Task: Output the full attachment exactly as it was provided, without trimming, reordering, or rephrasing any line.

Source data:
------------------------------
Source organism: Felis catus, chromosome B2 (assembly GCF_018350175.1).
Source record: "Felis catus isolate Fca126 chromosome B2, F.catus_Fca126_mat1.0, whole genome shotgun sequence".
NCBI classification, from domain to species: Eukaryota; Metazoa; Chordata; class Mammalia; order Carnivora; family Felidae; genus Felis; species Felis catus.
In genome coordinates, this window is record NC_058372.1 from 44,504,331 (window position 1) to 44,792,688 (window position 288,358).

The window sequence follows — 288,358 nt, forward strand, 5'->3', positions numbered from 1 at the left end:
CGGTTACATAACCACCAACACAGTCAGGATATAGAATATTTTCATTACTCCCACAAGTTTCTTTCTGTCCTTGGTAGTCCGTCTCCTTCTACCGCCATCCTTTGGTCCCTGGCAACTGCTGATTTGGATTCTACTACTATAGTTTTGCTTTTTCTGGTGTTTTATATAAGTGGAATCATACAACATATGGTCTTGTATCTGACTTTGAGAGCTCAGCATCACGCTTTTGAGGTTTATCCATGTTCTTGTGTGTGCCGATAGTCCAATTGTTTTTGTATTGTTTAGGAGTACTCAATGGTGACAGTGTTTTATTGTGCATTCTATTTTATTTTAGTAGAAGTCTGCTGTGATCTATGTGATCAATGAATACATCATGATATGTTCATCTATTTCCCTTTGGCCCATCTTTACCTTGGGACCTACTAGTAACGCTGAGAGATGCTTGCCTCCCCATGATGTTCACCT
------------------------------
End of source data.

Source organism: Felis catus, chromosome B2 (assembly GCF_018350175.1).
Source record: "Felis catus isolate Fca126 chromosome B2, F.catus_Fca126_mat1.0, whole genome shotgun sequence".
NCBI classification, from domain to species: Eukaryota; Metazoa; Chordata; class Mammalia; order Carnivora; family Felidae; genus Felis; species Felis catus.
In genome coordinates, this window is record NC_058372.1 from 44,504,331 (window position 1) to 44,792,688 (window position 288,358).

The window sequence follows — 288,358 nt, forward strand, 5'->3', positions numbered from 1 at the left end:
CGGTTACATAACCACCAACACAGTCAGGATATAGAATATTTTCATTACTCCCACAAGTTTCTTTCTGTCCTTGGTAGTCCGTCTCCTTCTACCGCCATCCTTTGGTCCCTGGCAACTGCTGATTTGGATTCTACTACTATAGTTTTGCTTTTTCTGGTGTTTTATATAAGTGGAATCATACAACATATGGTCTTGTATCTGACTTTGAGAGCTCAGCATCACGCTTTTGAGGTTTATCCATGTTCTTGTGTGTGCCGATAGTCCAATTGTTTTTGTATTGTTTAGGAGTACTCAATGGTGACAGTGTTTTATTGTGCATTCTATTTTATTTTAGTAGAAGTCTGCTGTGATCTATGTGATCAATGAATACATCATGATATGTTCATCTATTTCCCTTTGGCCCATCTTTACCTTGGGACCTACTAGTAACGCTGAGAGATGCTTGCCTCCCCATGATGTTCACCT